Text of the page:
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What are Micronutrients?

Micronutrient is a term used to describe vitamins and minerals, specifically in nutrition. Micronutrients are taken in via your diet and provide your body with the necessary vitamins, minerals, and other nutrients it needs to function properly.

Without enough of these vital nutrients, you can become ill and even suffer from long-term health issues. Eating a balanced diet with plenty of fresh fruits and vegetables, whole grains, and lean proteins can help keep your body supplied with the nutrients it needs.

Let's dive a bit more into the functions, benefits, and why micronutrients help us live happy and healthy lives!

Vitamins are organic compounds that are easily digestible with either water or fats. Vitamins help your body to break down proteins, fats, and carbohydrates, as well as regulate other bodily functions.

Vitamins are classified into two groups: fat-soluble (vitamins A, D, E, and K) and water-soluble (vitamins C and B). Getting an adequate amount of vitamins from your diet is essential for good health.

The vitamins essential to proper human body function include:

  • Vitamin A

  • B vitamins (thiamin, riboflavin, niacin, pantothenic acid, biotin, vitamin B6, vitamin B12, and folate),

  • Vitamin C

  • Vitamin D

  • Vitamin E

  • Vitamin K

These vitamins help the body in various ways, including vision health, helping the body to make energy and use macronutrients, supports your immune system, and even protects cells from damage.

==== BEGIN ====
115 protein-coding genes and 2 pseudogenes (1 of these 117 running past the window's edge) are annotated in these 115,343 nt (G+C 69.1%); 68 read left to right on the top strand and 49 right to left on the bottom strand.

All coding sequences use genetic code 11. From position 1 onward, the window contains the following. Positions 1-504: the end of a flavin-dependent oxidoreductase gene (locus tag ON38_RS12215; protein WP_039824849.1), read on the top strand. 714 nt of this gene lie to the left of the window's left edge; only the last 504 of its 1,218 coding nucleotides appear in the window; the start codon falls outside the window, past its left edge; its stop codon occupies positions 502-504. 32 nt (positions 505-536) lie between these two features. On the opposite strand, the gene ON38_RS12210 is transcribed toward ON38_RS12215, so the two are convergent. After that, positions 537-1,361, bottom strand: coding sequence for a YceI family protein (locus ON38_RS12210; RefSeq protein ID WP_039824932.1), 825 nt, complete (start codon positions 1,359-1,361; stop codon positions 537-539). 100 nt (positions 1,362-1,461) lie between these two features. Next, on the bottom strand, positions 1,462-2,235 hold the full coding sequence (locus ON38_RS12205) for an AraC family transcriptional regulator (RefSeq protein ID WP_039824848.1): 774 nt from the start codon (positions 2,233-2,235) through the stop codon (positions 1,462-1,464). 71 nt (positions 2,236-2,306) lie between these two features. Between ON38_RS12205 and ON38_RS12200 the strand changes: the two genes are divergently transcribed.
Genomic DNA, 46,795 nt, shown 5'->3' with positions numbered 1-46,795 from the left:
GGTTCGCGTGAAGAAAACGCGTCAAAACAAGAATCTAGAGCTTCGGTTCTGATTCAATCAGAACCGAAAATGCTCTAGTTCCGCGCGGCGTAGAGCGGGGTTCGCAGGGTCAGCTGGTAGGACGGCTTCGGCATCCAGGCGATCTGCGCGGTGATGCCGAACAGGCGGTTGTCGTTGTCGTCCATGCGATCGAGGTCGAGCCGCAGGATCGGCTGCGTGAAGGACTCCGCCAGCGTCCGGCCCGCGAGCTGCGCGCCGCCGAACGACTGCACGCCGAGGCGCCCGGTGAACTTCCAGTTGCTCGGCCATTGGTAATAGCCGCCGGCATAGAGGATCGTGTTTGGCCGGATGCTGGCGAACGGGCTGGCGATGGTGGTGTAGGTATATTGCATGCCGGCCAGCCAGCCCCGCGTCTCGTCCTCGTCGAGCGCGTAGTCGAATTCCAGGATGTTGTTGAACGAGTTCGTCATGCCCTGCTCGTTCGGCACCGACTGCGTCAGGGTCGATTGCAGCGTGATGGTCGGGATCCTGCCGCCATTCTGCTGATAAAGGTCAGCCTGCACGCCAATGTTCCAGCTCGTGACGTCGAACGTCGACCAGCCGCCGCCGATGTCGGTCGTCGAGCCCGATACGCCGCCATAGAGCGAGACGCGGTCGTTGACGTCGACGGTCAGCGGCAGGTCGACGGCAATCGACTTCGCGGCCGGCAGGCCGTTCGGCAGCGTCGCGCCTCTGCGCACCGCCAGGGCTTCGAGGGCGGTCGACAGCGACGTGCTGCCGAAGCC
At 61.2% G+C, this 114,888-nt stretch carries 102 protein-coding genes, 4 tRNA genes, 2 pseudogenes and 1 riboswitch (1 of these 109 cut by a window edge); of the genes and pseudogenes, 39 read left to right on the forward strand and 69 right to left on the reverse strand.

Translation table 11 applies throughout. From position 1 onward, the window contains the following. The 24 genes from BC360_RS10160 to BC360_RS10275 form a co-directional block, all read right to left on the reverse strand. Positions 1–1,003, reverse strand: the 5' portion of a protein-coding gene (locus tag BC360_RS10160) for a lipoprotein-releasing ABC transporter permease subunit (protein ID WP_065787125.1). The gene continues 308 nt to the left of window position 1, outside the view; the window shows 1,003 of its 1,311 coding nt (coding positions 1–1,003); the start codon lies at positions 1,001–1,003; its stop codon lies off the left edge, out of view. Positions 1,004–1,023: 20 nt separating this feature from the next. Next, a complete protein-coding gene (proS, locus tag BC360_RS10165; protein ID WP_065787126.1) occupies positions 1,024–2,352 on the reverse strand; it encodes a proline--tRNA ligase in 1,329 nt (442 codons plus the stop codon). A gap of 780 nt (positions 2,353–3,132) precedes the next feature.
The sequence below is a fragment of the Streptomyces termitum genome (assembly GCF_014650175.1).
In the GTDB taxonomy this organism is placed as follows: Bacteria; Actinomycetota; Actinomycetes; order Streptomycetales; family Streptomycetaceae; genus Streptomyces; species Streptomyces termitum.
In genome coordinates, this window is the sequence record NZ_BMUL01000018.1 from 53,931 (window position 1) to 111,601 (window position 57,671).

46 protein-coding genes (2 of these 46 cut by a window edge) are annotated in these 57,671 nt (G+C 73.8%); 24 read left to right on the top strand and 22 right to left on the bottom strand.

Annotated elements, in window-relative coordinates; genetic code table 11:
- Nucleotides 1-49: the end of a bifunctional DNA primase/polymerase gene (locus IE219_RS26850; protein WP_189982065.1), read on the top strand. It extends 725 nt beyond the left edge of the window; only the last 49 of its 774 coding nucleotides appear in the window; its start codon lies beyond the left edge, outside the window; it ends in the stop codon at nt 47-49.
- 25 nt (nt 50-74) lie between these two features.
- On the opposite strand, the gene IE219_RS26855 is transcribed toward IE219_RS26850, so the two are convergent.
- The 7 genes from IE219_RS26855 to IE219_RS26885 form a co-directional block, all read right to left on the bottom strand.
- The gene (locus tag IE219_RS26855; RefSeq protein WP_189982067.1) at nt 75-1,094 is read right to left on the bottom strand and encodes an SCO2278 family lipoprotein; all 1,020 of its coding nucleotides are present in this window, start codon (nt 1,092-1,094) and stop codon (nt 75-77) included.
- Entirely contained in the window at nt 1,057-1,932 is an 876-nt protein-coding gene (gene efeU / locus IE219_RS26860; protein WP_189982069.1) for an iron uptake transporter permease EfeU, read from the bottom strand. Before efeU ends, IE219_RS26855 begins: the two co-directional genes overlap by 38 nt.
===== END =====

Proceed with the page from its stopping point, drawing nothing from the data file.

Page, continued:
Take a peek at the chart below to see the best sources of both water-soluble and fat-soluble vitamins.




Vitamin A {9}

Aids vision, skin health, and immunity

Carrots, sweet potatoes, spinach, kale, pumpkin, apricots, peppers, eggs

Vitamin D {10}

Calcium absorption, bone health, and immunity

Fish, oysters, egg yolks, fortified milk/yogurt/orange juice

Vitamin E {11}

An antioxidant that helps protect cells from damage

Sunflower seeds, almonds, avocado, spinach, butternut squash, olive oil, mango

Vitamin K {12}

Helps blood clotting and bone health

Kale, spinach, collard greens, parsley, broccoli, green tea, soybean oil

Vitamin B1 (thiamine) {1}

Nerve and muscle function, food/energy conversion

Whole grains, meat, fish, artichokes, broccoli, legumes, sunflower seeds, nuts

Vitamin B2 (riboflavin) {2}

Growth and red blood cell production, food/energy conversion

Beef liver, eggs, milk, almonds, mushrooms, spinach, kale

Vitamin B3 (niacin)

Skin, nerve, and digestive health, food/energy conversion

Tuna, chicken breast, peanuts, mushrooms, sunflower seeds, potatoes, avocado

Vitamin B5 (pantothenic acid) {3}

Metabolism of macronutrients, production of red blood cells

Mushrooms, yogurt, avocado, eggs, sunflower seeds, broccoli, cauliflower

Vitamin B6 (pyridoxine) {4}

Metabolism of proteins, creating neurotransmitters, production of red blood cells

Bananas, beef liver, tuna, potatoes, sunflower seeds, carrots, spinach

Vitamin B7 (biotin) {5}

Metabolism of fatty acids, amino acids, and glucose. Supports healthy skin & hair

Yogurt, almonds, eggs, cauliflower, cheese, salmon, mushrooms, sweet potatoes

Vitamin B9 (folate) {6}

Production of red blood cells, aid in DNA synthesis

Spinach, asparagus, lentils, beans, avocado, broccoli, beef liver, peanuts

Vitamin B12 (cobalamin) {7}

Aids red blood cell creation, helps nerve and mental function

Beef liver, tuna, salmon, trout, cottage cheese, milk, eggs

Vitamin C (ascorbic acid) {8}

Wound healing, aids the absorption of iron, helps the production of collagen